The penalty for having a player on bye means that the smart fantasy manager HAS to plan around the bye weeks or suffer the consequences in way that managers who avoid DGWs don't. to put it simply: a SGW player can possibly outscore a DGW player, but there's no way a player on bye can outscore a player who's playing (outside of a red card resulting in a negative score, of course).
The result of this is a lot of almost identical fantasy teams at the very top when a bye week approaches. A large number of players become simply untouchable for a few weeks before their byes while the top players on the few teams that are playing become must-haves. For example,I can guarantee in weeks 25-27 the six teams who won't have a bye will dominate the spine of almost every fantasy team. Do you want players from teams other than Chicago, Columbus, DC, Los Angeles, New England, or Philly? You can have 4 once Gameweek 25 locks, otherwise you have to take hits to avoid the byes before GW 27 (2 transfers for 26 and another 2 transfers for GW 27). That's 7 players from only 6 teams, and that's with the designation of "team" being generously bestowed upon the 2016 Chicago Fire.
So unless there's an unlimited wildcard, for a few weeks before and a few weeks after, you see teams with largely the same players as managers prepare for the bye week and then two transfers at a time shed the players they'd only brought in because the player didn't have a bye. I refer to this as "bottlenecking" as all the squads get narrowed into the few lanes provided by the few teams that aren't on byes.
I think the game would be a lot more interesting if MLS Fantasy instead merged these massive bye weeks into other weeks to create DGWs. This is exactly what they did with MLS game week 4 and 5, which they made one game week in MLS Fantasy. I favor this solution because the decisions on getting DGW players over SGW players are a lot closer and so require managers to take more things into account; this allows for more opportunity for managers who spend time doing research to maximize points. I also think the less harsh penalty of having a SGW over a player on bye will help more casual players maintain interest for the simple reason that "0"s are much more discouraging.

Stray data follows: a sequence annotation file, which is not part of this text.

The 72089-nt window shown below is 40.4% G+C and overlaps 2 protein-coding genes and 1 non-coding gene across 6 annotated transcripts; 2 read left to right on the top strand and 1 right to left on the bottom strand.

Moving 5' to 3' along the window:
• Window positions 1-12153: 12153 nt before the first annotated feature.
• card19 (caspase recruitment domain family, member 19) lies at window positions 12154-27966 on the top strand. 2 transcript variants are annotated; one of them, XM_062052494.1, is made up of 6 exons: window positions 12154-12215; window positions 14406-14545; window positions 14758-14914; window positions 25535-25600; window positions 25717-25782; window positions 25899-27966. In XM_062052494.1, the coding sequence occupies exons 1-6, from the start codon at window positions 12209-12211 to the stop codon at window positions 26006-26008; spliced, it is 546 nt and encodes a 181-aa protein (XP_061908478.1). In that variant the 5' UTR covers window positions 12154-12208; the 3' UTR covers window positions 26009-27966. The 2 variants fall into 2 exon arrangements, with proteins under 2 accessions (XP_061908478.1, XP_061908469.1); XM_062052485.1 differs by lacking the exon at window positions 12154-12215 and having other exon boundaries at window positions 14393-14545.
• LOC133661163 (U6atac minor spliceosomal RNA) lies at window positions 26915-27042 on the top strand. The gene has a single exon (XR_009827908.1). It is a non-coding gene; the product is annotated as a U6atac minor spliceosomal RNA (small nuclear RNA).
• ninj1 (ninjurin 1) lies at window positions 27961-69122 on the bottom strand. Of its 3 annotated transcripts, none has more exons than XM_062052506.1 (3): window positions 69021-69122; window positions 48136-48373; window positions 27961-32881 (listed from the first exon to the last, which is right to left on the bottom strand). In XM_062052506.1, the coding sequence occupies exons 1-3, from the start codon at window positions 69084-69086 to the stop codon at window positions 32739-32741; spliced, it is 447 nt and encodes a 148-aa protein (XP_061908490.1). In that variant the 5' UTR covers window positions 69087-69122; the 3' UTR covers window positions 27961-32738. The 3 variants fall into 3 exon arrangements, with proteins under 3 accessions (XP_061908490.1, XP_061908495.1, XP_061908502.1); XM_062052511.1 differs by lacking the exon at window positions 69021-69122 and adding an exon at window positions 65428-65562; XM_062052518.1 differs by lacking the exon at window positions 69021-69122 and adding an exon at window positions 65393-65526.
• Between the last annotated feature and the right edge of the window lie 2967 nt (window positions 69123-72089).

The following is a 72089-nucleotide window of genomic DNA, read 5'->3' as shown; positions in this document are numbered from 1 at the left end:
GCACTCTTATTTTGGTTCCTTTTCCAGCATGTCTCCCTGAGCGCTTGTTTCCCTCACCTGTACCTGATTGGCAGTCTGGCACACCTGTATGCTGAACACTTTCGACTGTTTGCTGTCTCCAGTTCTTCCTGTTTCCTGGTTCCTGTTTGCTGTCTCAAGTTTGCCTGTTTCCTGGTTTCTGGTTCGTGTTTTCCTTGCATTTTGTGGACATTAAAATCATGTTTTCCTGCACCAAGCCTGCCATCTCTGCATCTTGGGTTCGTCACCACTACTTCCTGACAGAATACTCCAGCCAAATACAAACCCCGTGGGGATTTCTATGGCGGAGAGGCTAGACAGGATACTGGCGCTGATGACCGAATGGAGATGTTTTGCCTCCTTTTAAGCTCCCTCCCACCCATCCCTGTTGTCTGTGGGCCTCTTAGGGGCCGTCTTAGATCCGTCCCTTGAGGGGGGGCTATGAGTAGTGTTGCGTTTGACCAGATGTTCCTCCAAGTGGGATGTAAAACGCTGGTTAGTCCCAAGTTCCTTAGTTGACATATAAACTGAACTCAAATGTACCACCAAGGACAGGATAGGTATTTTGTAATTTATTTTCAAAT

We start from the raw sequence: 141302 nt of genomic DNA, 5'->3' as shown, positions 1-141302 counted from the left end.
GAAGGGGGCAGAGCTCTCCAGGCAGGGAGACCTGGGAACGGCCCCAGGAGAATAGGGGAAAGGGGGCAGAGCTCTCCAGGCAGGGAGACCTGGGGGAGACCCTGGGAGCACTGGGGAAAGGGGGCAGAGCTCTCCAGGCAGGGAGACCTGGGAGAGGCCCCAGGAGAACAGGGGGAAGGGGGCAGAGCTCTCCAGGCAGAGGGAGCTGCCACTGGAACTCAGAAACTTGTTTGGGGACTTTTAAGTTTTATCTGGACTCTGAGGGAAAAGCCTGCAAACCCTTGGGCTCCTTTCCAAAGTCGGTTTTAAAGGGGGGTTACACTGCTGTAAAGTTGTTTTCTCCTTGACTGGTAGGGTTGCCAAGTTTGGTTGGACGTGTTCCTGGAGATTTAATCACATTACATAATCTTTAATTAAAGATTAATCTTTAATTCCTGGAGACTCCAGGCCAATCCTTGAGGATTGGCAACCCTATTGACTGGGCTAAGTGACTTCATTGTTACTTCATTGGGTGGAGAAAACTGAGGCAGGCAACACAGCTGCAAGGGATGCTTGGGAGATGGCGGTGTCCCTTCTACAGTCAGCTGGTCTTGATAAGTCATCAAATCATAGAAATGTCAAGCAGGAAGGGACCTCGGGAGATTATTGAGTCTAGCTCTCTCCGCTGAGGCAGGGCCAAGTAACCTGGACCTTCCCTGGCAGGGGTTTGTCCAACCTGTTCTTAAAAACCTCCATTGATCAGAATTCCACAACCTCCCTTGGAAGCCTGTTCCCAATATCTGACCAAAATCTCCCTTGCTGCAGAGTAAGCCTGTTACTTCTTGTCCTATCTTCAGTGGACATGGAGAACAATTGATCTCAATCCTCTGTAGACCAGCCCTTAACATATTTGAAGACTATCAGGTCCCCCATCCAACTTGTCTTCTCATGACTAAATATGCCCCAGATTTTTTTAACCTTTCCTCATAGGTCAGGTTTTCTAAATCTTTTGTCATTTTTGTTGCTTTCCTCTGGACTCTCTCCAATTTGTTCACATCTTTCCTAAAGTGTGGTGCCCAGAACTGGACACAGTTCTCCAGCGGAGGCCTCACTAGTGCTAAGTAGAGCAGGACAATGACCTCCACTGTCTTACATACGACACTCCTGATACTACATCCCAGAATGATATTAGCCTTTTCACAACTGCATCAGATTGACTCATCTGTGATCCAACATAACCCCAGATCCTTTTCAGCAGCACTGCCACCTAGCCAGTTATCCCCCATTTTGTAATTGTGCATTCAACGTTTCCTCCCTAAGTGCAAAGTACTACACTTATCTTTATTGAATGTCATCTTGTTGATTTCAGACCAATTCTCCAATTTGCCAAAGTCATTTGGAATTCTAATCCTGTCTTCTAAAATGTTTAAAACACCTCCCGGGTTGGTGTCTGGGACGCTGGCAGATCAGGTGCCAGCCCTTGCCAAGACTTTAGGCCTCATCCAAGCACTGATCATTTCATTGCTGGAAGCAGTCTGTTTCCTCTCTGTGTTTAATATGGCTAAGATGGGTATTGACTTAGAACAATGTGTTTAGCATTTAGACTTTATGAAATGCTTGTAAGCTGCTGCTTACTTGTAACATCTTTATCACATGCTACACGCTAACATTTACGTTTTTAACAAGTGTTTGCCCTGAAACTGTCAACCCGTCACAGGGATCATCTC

Having a massive DGW isn't the only possible solution though. The game could allow additional free transfers for weeks involving many teams on bye. I think that would alleviate the problem somewhat but not completely. You would still have some bottlenecking as managers would still have to pare down their teams to only the non-bye week players, but only less so. Another alternative is to make both the week of the massive bye week and the week after unlimited transfers weeks. That would eliminate the need to pare down your team before the massive bye week and also eliminate the nearly identical teams coming out of the bye week. While that eliminates the problems associated with massive bye weeks, I think it's too easy: there needs to be a reward for managers who plan out their rosters and transfers to take advantage of weeks coming up and multiplying unlimited transfers weeks doesn't do that.
I think more DGWs is the best way to reward managers who strategize to take advantage of points opportunities while eliminating the bottlenecking inherent to massive bye weeks. What do you think? Is there another solution you'd prefer, or are you fine with the game as it is? Let us know in the comments below! In the meantime, enjoy the Euros and Copa America and may your fantasy players not get injured while on international duty! (Thanks for nothing, Brazil).